Tales of Writing For Tanya

Here I am, once again, with questions about writing, and I saved some of the best–and longest–for last, all from my friend Tanya, she of the video I released just the other day.  If there is anyone who knows me as a writer it’s her, because she’s been with me from the start of when I began writing once again.  That means she also knows what questions to ask.

And those questions are:

 

What does your writing process look like? Do you have any writing habits that might be considered strange or unusual? Just how important are names in your books? What is your LEAST favorite part of the whole writing/publishing process? Is there a certain type of scene that’s harder to write than others? Have you always enjoyed writing and if so, what were some of the earliest things you remember putting pen to paper about? Do you tend to write your stories in order or do you skip around?

 

A lot of questions, so let me address them one at a time.

 

What does your writing process look like?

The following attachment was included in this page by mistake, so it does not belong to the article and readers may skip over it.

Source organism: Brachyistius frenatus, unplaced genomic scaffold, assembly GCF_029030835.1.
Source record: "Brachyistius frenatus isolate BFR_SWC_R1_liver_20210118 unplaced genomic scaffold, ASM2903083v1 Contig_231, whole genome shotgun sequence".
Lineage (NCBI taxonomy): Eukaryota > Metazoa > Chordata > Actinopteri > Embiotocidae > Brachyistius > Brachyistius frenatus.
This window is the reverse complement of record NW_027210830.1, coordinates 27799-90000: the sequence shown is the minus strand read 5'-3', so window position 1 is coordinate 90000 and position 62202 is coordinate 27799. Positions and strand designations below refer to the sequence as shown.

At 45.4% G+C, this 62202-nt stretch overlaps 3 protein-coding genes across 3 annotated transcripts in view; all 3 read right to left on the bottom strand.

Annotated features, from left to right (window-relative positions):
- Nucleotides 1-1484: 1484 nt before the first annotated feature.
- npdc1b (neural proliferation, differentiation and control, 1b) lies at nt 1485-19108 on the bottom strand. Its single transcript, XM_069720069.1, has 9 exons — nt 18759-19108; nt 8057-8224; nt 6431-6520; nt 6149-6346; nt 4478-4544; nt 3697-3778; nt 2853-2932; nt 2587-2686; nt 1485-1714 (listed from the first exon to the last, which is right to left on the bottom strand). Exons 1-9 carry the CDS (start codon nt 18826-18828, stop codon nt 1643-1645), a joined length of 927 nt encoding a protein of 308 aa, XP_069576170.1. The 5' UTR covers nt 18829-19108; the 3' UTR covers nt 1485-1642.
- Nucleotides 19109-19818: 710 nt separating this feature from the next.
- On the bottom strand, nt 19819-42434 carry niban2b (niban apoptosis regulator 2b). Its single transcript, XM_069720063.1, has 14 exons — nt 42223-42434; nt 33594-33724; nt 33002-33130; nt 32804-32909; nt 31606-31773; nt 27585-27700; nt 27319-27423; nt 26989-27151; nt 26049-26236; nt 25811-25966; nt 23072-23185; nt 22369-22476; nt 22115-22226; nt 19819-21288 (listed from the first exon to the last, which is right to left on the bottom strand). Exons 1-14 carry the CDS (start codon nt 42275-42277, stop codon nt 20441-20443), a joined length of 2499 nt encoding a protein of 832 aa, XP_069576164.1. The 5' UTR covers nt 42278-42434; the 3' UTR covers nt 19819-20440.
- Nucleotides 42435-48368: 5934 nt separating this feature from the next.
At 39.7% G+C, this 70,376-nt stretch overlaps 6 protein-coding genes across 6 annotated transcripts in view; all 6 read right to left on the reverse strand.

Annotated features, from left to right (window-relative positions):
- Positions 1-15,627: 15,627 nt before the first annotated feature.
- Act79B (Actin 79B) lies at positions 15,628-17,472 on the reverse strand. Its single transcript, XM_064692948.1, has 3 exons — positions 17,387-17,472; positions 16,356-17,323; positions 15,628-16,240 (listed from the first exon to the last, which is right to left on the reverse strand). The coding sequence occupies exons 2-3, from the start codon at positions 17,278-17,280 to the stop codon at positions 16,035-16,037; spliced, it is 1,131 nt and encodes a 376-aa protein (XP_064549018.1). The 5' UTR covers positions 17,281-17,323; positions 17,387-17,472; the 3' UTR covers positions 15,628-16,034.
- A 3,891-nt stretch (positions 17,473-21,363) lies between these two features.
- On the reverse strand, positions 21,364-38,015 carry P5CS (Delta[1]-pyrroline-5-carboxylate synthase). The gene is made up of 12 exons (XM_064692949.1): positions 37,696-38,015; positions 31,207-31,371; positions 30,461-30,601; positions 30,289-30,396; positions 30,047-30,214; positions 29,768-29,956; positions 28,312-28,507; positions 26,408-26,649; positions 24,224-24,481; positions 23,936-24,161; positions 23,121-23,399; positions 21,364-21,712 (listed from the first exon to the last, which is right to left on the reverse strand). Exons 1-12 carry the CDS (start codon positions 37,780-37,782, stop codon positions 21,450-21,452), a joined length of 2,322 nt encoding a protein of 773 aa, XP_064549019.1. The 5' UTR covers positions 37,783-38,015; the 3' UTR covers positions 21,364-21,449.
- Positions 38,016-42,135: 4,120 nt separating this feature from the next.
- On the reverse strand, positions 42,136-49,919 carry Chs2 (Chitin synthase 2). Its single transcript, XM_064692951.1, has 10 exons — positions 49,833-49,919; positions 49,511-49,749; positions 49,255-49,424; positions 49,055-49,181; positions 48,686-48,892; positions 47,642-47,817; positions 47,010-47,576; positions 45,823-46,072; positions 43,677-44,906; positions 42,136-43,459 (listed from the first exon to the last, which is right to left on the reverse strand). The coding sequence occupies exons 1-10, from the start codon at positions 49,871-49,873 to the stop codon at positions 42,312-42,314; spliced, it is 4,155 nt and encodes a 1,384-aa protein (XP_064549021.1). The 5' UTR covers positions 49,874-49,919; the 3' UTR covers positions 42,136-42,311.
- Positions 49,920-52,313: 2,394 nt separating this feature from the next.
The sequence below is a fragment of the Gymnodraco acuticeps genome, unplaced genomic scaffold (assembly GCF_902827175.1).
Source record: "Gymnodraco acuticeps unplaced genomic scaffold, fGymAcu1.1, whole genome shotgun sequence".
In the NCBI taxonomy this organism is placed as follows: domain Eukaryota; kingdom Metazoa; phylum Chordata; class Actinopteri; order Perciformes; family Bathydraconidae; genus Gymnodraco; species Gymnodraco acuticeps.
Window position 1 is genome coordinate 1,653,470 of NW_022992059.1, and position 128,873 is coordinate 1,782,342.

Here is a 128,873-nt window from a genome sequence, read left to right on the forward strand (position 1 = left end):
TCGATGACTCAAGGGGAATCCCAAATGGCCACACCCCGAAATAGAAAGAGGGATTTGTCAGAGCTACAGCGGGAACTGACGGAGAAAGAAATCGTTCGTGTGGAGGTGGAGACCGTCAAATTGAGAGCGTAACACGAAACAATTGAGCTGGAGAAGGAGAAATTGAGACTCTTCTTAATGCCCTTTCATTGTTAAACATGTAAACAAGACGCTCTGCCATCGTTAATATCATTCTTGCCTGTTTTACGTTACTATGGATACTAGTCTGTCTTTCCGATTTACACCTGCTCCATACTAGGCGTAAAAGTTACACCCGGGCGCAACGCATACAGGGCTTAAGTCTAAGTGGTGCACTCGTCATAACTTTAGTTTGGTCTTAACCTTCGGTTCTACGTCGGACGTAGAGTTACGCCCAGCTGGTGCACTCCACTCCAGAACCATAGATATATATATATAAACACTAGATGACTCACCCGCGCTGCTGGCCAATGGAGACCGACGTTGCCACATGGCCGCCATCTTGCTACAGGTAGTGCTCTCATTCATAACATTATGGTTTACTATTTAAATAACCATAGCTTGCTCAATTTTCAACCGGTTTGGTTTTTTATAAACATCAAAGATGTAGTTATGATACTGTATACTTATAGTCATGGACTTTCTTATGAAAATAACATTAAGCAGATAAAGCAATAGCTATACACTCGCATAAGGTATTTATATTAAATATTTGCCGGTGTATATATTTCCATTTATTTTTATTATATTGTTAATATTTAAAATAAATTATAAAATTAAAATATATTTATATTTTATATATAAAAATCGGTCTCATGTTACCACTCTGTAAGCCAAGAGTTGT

I spend a lot of time thinking about what I’m going to write, then I start gathering data for my story–if it’s necessary–and once that’s all finished, I plot things out and start writing.  While I’m writing I’m constantly thinking about what’s just around the corner in the story, and I’m working out future scenes in my head as I going through whatever I’m working on currently.  I also do that because with a large enough work–like this last novel–you find that some things didn’t work, some things need more explanation, and sometimes you just gotta add or remove scenes to have the story work.  I try to write every night, and I try to get in between five hundred and a thousand words a night.  Five hundred words doesn’t sound like much, but if you keep at it every day, it adds up.